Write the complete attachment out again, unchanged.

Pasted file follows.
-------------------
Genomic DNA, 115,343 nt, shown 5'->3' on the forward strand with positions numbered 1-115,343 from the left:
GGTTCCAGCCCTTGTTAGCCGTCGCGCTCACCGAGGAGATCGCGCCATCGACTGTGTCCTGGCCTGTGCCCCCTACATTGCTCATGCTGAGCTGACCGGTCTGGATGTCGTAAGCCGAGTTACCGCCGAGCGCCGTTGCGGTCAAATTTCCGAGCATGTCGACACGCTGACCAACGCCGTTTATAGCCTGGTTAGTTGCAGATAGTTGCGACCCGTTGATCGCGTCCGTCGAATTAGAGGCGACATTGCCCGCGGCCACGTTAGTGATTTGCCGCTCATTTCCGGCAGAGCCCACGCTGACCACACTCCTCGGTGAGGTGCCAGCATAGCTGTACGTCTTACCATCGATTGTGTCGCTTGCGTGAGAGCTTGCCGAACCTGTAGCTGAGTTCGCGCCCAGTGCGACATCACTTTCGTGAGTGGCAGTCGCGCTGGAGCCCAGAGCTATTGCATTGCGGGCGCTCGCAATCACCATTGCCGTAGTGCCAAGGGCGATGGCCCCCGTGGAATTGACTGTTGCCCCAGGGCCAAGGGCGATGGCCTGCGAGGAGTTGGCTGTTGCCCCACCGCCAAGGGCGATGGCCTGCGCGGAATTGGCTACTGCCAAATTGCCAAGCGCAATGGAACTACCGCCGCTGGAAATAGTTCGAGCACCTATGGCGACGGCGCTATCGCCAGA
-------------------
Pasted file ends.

Genomic DNA, 115,343 nt, shown 5'->3' on the forward strand with positions numbered 1-115,343 from the left:
GGTTCCAGCCCTTGTTAGCCGTCGCGCTCACCGAGGAGATCGCGCCATCGACTGTGTCCTGGCCTGTGCCCCCTACATTGCTCATGCTGAGCTGACCGGTCTGGATGTCGTAAGCCGAGTTACCGCCGAGCGCCGTTGCGGTCAAATTTCCGAGCATGTCGACACGCTGACCAACGCCGTTTATAGCCTGGTTAGTTGCAGATAGTTGCGACCCGTTGATCGCGTCCGTCGAATTAGAGGCGACATTGCCCGCGGCCACGTTAGTGATTTGCCGCTCATTTCCGGCAGAGCCCACGCTGACCACACTCCTCGGTGAGGTGCCAGCATAGCTGTACGTCTTACCATCGATTGTGTCGCTTGCGTGAGAGCTTGCCGAACCTGTAGCTGAGTTCGCGCCCAGTGCGACATCACTTTCGTGAGTGGCAGTCGCGCTGGAGCCCAGAGCTATTGCATTGCGGGCGCTCGCAATCACCATTGCCGTAGTGCCAAGGGCGATGGCCCCCGTGGAATTGACTGTTGCCCCAGGGCCAAGGGCGATGGCCTGCGAGGAGTTGGCTGTTGCCCCACCGCCAAGGGCGATGGCCTGCGCGGAATTGGCTACTGCCAAATTGCCAAGCGCAATGGAACTACCGCCGCTGGAAATAGTTCGAGCACCTATGGCGACGGCGCTATCGCCAGA